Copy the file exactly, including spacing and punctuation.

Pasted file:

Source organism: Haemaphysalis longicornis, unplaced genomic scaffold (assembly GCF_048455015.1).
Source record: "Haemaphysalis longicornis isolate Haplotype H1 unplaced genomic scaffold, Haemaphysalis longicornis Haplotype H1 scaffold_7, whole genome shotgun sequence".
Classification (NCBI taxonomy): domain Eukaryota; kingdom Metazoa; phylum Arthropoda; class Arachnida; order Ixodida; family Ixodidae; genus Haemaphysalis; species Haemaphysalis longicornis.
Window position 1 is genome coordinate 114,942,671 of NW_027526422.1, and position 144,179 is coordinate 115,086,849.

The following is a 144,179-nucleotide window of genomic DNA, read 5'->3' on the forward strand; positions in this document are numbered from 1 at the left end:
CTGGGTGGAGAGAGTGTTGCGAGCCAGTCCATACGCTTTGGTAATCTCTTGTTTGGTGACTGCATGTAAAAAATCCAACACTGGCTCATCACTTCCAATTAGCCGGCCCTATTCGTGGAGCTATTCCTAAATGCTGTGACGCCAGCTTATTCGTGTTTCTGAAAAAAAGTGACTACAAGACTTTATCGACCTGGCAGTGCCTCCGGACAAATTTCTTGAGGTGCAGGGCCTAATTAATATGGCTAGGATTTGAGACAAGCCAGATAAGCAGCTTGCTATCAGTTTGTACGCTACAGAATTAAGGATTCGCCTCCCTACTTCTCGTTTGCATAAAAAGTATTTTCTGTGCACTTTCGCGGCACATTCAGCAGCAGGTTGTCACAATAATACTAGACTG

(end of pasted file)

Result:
Source organism: Haemaphysalis longicornis, unplaced genomic scaffold (assembly GCF_048455015.1).
Source record: "Haemaphysalis longicornis isolate Haplotype H1 unplaced genomic scaffold, Haemaphysalis longicornis Haplotype H1 scaffold_7, whole genome shotgun sequence".
Classification (NCBI taxonomy): domain Eukaryota; kingdom Metazoa; phylum Arthropoda; class Arachnida; order Ixodida; family Ixodidae; genus Haemaphysalis; species Haemaphysalis longicornis.
Window position 1 is genome coordinate 114,942,671 of NW_027526422.1, and position 144,179 is coordinate 115,086,849.

The following is a 144,179-nucleotide window of genomic DNA, read 5'->3' on the forward strand; positions in this document are numbered from 1 at the left end:
CTGGGTGGAGAGAGTGTTGCGAGCCAGTCCATACGCTTTGGTAATCTCTTGTTTGGTGACTGCATGTAAAAAATCCAACACTGGCTCATCACTTCCAATTAGCCGGCCCTATTCGTGGAGCTATTCCTAAATGCTGTGACGCCAGCTTATTCGTGTTTCTGAAAAAAAGTGACTACAAGACTTTATCGACCTGGCAGTGCCTCCGGACAAATTTCTTGAGGTGCAGGGCCTAATTAATATGGCTAGGATTTGAGACAAGCCAGATAAGCAGCTTGCTATCAGTTTGTACGCTACAGAATTAAGGATTCGCCTCCCTACTTCTCGTTTGCATAAAAAGTATTTTCTGTGCACTTTCGCGGCACATTCAGCAGCAGGTTGTCACAATAATACTAGACTG